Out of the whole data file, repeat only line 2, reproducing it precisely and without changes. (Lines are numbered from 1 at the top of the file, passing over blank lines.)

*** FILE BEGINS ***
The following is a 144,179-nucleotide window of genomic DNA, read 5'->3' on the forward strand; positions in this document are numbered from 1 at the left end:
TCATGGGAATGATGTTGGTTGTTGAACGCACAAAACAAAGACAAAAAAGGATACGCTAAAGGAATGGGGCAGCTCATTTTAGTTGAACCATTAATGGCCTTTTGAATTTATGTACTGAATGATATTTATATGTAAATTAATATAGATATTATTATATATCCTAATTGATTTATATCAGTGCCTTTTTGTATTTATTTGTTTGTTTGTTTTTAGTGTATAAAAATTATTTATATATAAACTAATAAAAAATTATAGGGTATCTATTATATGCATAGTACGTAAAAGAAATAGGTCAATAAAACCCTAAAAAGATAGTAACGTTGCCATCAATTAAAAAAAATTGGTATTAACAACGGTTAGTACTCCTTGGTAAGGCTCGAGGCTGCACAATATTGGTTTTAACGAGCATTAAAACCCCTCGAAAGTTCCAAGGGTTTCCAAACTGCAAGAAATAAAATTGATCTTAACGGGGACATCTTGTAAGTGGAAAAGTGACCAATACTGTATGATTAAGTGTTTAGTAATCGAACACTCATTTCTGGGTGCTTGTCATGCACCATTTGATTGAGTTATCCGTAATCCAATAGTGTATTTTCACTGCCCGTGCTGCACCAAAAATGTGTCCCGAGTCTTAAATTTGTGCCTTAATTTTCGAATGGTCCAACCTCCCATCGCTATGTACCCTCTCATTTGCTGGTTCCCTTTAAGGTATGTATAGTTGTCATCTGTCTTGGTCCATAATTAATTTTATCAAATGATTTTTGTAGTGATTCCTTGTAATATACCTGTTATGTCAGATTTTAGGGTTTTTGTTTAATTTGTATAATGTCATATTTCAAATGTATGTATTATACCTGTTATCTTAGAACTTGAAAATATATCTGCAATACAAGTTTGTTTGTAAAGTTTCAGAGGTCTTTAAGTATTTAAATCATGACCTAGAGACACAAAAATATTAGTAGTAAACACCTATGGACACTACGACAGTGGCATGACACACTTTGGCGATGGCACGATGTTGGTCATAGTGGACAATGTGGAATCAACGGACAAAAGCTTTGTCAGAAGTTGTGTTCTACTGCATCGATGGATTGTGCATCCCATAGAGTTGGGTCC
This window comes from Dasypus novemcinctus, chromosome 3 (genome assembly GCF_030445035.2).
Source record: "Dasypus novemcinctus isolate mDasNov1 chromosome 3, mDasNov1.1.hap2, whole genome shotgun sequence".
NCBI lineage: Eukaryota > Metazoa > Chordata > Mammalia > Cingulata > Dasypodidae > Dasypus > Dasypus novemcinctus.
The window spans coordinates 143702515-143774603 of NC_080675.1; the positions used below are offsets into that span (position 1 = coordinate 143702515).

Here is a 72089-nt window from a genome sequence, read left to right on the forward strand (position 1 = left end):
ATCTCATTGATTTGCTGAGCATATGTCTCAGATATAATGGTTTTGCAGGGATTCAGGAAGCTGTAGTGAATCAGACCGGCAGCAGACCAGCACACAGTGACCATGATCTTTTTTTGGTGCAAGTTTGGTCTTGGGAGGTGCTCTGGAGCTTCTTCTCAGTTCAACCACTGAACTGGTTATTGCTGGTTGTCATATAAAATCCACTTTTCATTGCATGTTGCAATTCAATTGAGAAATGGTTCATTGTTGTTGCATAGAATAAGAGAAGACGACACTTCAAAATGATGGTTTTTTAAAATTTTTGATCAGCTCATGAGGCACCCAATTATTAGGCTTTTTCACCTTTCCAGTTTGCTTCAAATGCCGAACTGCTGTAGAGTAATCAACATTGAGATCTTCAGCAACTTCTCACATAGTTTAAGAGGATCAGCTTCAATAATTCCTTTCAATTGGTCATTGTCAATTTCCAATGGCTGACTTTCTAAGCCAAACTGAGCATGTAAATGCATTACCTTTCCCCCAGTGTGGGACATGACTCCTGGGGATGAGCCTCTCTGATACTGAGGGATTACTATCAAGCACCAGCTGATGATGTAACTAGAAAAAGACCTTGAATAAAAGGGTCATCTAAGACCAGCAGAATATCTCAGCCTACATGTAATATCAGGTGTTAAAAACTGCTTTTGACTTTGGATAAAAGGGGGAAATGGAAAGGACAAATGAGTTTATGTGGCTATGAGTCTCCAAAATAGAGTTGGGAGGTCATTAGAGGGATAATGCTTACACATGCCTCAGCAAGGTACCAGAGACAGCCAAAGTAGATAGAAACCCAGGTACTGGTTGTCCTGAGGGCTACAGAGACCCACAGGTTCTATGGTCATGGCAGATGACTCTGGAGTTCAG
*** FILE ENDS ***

TCATGGGAATGATGTTGGTTGTTGAACGCACAAAACAAAGACAAAAAAGGATACGCTAAAGGAATGGGGCAGCTCATTTTAGTTGAACCATTAATGGCCTTTTGAATTTATGTACTGAATGATATTTATATGTAAATTAATATAGATATTATTATATATCCTAATTGATTTATATCAGTGCCTTTTTGTATTTATTTGTTTGTTTGTTTTTAGTGTATAAAAATTATTTATATATAAACTAATAAAAAATTATAGGGTATCTATTATATGCATAGTACGTAAAAGAAATAGGTCAATAAAACCCTAAAAAGATAGTAACGTTGCCATCAATTAAAAAAAATTGGTATTAACAACGGTTAGTACTCCTTGGTAAGGCTCGAGGCTGCACAATATTGGTTTTAACGAGCATTAAAACCCCTCGAAAGTTCCAAGGGTTTCCAAACTGCAAGAAATAAAATTGATCTTAACGGGGACATCTTGTAAGTGGAAAAGTGACCAATACTGTATGATTAAGTGTTTAGTAATCGAACACTCATTTCTGGGTGCTTGTCATGCACCATTTGATTGAGTTATCCGTAATCCAATAGTGTATTTTCACTGCCCGTGCTGCACCAAAAATGTGTCCCGAGTCTTAAATTTGTGCCTTAATTTTCGAATGGTCCAACCTCCCATCGCTATGTACCCTCTCATTTGCTGGTTCCCTTTAAGGTATGTATAGTTGTCATCTGTCTTGGTCCATAATTAATTTTATCAAATGATTTTTGTAGTGATTCCTTGTAATATACCTGTTATGTCAGATTTTAGGGTTTTTGTTTAATTTGTATAATGTCATATTTCAAATGTATGTATTATACCTGTTATCTTAGAACTTGAAAATATATCTGCAATACAAGTTTGTTTGTAAAGTTTCAGAGGTCTTTAAGTATTTAAATCATGACCTAGAGACACAAAAATATTAGTAGTAAACACCTATGGACACTACGACAGTGGCATGACACACTTTGGCGATGGCACGATGTTGGTCATAGTGGACAATGTGGAATCAACGGACAAAAGCTTTGTCAGAAGTTGTGTTCTACTGCATCGATGGATTGTGCATCCCATAGAGTTGGGTCC